| 14 April 2024, Sunday |

Minister of Health: Medicines for chronic diseases and infant formula will arrive at the end of January

The Minister of Health, Firas Al-Abyad, indicated that “we have 4 basic things that change in the matter of medicine. The first is that we in Lebanon are part of the society that is most in need, and we must provide them with medicine free of charge through the primary care centers affiliated with the ministry on all Lebanese lands,” noting that “the second issue is related to the policy of relying on abroad in importing medicine, despite We have good pharmaceutical production in Lebanon, where we have 12 factories, and we must increase our support for these, as they can be a source of attracting dollars to the country.”

During a television interview, Al-Abyad explained, “The third issue is related to generics and brands. In the past, we had a choice not to bring only brands, but today there is a large part of developed countries whose medicines are generic,” stressing that “we need to update laws to facilitate the entry of high-quality and globally recognized medicines and speed up the process, so that everyone can enter medicines The good. Therefore, if any factory has these specifications, we can give it an initial registration to enter the drug until the completion of the procedures, so the citizen can benefit from the recognized medicines whose price is cheaper than others.”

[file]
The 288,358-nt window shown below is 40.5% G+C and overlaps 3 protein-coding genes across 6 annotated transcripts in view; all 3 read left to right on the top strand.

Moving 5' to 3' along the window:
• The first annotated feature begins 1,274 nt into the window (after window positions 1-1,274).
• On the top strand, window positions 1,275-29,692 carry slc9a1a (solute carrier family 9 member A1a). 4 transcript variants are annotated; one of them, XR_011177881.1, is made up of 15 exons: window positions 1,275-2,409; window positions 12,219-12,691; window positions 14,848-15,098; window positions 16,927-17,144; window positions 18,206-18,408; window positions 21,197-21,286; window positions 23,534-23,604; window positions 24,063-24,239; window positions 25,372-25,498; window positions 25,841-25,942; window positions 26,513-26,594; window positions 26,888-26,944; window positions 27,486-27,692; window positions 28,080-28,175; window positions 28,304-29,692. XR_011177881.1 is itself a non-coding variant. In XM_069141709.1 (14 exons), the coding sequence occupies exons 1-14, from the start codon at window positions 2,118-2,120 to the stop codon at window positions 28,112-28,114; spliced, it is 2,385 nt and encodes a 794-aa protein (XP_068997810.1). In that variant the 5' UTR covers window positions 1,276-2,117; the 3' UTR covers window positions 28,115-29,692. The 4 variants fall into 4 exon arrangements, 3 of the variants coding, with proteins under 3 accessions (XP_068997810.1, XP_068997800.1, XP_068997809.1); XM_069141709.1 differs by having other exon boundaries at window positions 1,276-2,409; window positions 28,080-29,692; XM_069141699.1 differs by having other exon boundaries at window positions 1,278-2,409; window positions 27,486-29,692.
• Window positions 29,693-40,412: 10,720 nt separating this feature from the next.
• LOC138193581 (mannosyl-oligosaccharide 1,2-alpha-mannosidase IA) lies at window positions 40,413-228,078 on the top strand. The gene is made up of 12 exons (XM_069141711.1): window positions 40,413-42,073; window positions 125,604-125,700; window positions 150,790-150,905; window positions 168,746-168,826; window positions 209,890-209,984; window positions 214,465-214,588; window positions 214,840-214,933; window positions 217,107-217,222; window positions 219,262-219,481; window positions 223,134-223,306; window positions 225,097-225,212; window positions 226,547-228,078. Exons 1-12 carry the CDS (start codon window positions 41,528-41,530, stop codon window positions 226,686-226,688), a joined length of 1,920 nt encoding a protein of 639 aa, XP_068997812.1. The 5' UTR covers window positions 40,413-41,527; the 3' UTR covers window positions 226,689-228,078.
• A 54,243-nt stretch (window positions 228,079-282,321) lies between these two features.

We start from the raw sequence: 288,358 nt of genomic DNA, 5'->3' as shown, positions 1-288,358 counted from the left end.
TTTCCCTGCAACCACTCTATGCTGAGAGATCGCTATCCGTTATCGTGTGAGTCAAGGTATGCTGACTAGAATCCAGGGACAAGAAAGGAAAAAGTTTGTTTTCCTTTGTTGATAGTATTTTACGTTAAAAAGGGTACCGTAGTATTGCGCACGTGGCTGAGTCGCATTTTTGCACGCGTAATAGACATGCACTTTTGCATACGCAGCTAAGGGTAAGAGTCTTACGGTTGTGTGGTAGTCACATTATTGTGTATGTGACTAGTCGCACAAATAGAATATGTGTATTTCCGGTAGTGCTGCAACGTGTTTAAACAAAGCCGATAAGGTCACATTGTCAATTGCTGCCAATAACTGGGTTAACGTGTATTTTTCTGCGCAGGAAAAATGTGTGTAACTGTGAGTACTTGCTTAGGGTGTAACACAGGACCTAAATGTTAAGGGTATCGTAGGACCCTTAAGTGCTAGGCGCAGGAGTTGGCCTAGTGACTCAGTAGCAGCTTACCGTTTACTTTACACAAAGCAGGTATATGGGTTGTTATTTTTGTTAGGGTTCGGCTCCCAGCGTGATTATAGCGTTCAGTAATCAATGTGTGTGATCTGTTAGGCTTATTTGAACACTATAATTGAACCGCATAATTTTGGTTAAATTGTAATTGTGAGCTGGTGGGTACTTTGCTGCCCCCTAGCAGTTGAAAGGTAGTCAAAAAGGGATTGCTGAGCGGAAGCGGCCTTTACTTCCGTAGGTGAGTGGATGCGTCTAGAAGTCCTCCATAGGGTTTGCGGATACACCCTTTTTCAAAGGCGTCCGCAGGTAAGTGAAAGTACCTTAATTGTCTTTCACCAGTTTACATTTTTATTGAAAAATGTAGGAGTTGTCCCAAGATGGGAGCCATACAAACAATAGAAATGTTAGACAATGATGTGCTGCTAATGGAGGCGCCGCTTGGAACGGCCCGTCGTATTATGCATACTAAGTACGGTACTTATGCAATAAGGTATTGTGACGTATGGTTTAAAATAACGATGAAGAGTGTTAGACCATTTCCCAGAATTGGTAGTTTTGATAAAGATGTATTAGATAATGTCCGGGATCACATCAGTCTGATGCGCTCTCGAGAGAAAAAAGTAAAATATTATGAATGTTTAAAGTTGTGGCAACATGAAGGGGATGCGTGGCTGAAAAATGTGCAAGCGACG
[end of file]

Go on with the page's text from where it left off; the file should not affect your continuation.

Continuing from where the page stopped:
He stressed, “At this stage, we must seize the opportunity and implement new policies, to come out of the crisis stronger. In this context, we are working on a medicine card that could allow the poorest to have a certain amount to buy medicines, but our main concern was to bring the medicine back to Lebanon because the vacuum that occurred in the past allowed some medicines that do not have data to enter Lebanon through smuggling, so the easiest way to get rid of this issue is to secure the right medicine.” He continued, “I expect medicines for chronic diseases and infant formula to reach Lebanon by the end of January.”

As for whether there were large numbers of infections with the “Omicron” mutant in Lebanon, Al-Abyadh said: “It is true, and we took additional measures at Beirut International Airport, and forced travelers to Lebanon, even if they were vaccinated, to perform a PCR examination with a negative result.” He explained, “Our concern was not to close the economic cycle as much as possible, and we know that most of the work occurs during the day, and social life is that which takes place during the night, and this is what we saw last year during the holidays, when there were many gatherings in homes.”

  • Sawt Beirut International